Luke's Lobster, Leckerbaer to open at Shaw House

Maine-style lobster rolls from New York's Luke's Lobster can be savoured from home once they open in Singapore next month.
Maine-style lobster rolls from New York's Luke's Lobster can be savoured from home once they open in Singapore next month. PHOTO: Luke's Lobster

SINGAPORE - Maine-style lobster rolls from New York's Luke's Lobster, and dainty cakes from Danish pastry shop Leckerbaer - both new-to-market brands - can be savoured in Singapore once their outposts open here.

The brands are brought in by lifestyle company Caerus Holding, best known for the debut of New York's famous cake boutique, Lady M, here in 2013.

The company's chief executive officer, Mr Vijay Pillai, 34, says food delivery is now a "core priority" to reach customers who remain cautious about dining out.

He says: "Previously, when you start a business, plans for delivery come after it opens. Now, that's the first to be ready, even the store takes a back seat. Getting products to customers in their homes is No. 1 on our list."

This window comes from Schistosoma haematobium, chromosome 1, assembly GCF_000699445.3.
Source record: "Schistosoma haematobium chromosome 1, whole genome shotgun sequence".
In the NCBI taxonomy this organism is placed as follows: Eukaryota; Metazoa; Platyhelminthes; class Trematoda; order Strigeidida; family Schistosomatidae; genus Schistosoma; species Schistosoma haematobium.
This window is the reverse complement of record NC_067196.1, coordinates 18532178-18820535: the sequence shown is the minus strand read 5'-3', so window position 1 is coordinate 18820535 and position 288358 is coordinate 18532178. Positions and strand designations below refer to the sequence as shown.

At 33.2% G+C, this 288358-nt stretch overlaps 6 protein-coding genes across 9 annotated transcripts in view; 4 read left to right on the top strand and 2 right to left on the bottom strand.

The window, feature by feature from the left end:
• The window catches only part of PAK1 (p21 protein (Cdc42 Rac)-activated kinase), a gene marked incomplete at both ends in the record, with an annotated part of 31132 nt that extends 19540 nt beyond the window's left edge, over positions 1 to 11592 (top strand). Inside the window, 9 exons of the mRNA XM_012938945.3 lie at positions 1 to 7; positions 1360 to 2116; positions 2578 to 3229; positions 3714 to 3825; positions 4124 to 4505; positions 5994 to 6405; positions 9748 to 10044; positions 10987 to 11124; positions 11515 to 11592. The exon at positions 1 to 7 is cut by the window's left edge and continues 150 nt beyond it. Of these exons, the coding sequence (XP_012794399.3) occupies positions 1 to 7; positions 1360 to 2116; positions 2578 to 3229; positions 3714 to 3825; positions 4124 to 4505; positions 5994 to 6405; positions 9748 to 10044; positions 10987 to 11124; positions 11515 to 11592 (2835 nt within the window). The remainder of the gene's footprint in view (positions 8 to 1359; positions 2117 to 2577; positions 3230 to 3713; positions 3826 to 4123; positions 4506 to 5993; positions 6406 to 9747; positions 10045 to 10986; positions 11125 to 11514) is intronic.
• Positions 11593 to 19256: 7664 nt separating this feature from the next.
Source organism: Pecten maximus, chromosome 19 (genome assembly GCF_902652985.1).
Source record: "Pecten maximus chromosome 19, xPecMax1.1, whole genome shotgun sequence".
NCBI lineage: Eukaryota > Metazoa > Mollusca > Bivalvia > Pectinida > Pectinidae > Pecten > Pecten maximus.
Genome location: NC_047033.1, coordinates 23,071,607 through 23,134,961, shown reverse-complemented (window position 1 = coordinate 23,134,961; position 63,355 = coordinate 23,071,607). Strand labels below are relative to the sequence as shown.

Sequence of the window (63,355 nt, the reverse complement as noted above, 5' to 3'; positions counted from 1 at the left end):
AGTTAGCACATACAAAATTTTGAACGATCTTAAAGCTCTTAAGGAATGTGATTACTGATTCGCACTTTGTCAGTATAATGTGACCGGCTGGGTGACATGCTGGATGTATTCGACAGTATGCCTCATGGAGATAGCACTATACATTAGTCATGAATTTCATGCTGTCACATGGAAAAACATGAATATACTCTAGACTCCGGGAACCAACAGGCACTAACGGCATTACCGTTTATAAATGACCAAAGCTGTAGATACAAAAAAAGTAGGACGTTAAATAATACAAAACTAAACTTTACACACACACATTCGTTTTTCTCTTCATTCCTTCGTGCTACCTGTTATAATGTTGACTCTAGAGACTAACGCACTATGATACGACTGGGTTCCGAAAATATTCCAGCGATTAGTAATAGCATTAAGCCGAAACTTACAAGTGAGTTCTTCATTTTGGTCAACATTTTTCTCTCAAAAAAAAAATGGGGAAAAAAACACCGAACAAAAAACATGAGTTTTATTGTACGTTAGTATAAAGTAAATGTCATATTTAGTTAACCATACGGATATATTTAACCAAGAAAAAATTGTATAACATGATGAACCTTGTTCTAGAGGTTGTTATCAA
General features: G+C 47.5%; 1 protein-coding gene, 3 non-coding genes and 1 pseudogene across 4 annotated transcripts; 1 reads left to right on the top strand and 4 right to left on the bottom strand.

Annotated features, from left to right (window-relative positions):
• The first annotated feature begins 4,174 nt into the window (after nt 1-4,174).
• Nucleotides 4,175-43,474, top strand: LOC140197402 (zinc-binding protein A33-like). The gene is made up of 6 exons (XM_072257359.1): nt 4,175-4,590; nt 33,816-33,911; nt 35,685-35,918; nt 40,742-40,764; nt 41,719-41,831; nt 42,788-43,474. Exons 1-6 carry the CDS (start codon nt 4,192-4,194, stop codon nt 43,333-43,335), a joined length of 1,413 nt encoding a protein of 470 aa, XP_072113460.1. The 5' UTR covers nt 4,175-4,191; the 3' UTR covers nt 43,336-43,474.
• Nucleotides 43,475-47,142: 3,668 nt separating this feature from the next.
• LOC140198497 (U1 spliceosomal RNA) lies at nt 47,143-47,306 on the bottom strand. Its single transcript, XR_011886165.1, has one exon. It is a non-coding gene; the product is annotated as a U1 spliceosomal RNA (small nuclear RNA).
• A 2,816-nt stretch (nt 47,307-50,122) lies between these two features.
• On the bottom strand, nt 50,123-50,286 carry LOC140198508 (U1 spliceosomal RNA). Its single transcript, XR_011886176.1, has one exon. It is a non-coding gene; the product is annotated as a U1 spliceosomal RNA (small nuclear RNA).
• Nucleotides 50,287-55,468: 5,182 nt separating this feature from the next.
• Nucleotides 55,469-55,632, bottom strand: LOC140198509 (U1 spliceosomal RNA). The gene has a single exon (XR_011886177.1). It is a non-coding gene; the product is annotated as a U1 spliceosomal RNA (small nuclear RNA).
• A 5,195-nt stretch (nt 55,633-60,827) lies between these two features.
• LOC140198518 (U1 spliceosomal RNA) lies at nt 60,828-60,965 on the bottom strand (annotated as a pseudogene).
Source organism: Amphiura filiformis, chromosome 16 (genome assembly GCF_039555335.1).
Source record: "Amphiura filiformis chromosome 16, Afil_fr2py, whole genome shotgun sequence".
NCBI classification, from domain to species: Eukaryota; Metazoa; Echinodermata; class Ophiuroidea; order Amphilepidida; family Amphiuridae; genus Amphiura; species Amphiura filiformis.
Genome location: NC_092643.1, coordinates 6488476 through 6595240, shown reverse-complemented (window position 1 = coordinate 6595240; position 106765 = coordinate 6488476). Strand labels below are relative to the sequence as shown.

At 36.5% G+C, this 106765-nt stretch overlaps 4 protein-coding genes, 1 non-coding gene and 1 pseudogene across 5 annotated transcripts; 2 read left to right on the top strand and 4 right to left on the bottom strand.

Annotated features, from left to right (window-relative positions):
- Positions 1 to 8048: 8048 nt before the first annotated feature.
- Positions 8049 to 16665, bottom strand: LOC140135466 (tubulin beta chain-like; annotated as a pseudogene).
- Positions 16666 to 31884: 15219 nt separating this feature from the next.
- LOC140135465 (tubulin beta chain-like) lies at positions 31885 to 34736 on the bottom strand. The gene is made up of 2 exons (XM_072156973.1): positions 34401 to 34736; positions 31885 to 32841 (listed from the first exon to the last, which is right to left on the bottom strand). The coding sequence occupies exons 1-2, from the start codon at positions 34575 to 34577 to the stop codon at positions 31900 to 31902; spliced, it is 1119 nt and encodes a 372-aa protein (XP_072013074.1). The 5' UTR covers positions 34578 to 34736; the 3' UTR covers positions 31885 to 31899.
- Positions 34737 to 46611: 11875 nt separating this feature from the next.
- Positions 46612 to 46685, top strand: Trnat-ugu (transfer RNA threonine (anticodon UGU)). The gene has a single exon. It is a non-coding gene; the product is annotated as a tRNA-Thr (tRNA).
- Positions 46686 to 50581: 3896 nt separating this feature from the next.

With the start of phase two, he is moving full steam ahead to launch the two brands next to each other at Shaw House, after a "tormenting" wait because of the circuit breaker period, and after more than a year in the making.

This is Leckerbaer's first overseas outpost, and it opens on July 23. 

It is known for reinventing the Danish cookie, which many might be familiar with from the "blue tin of butter cookies" eaten as a child, says Mr Vijay.

The cookies (smakager in Danish, $2.80 each) and cakes (which start at $7 each) are made with Danish butter and jazzed up with elements such as meringue, jam and icing.

Luke's Lobster, whose Japan branches are a must-go for visitors to the country, will open here next month - once it gets the green light to start renovations. Prices are not fixed yet, but Mr Vijay says they will remain "affordable for the quality".


Caerus Holding's Vijay Pillai at Danish pastry shop Leckerbaer on June 30. ST PHOTO: JOEL CHAN

Both outlets can seat about 30 diners, with numbers reduced to 15 to 20 seats because of safe distancing measures.

 
 

There are plans to expand both brands around South-east Asia, and yet another brand is in the works, to be revealed later this year.

On opening now instead of waiting for phase three, Mr Vijay says: "We have the framework ready, should things take a turn for the worse. Better to open now, when we can."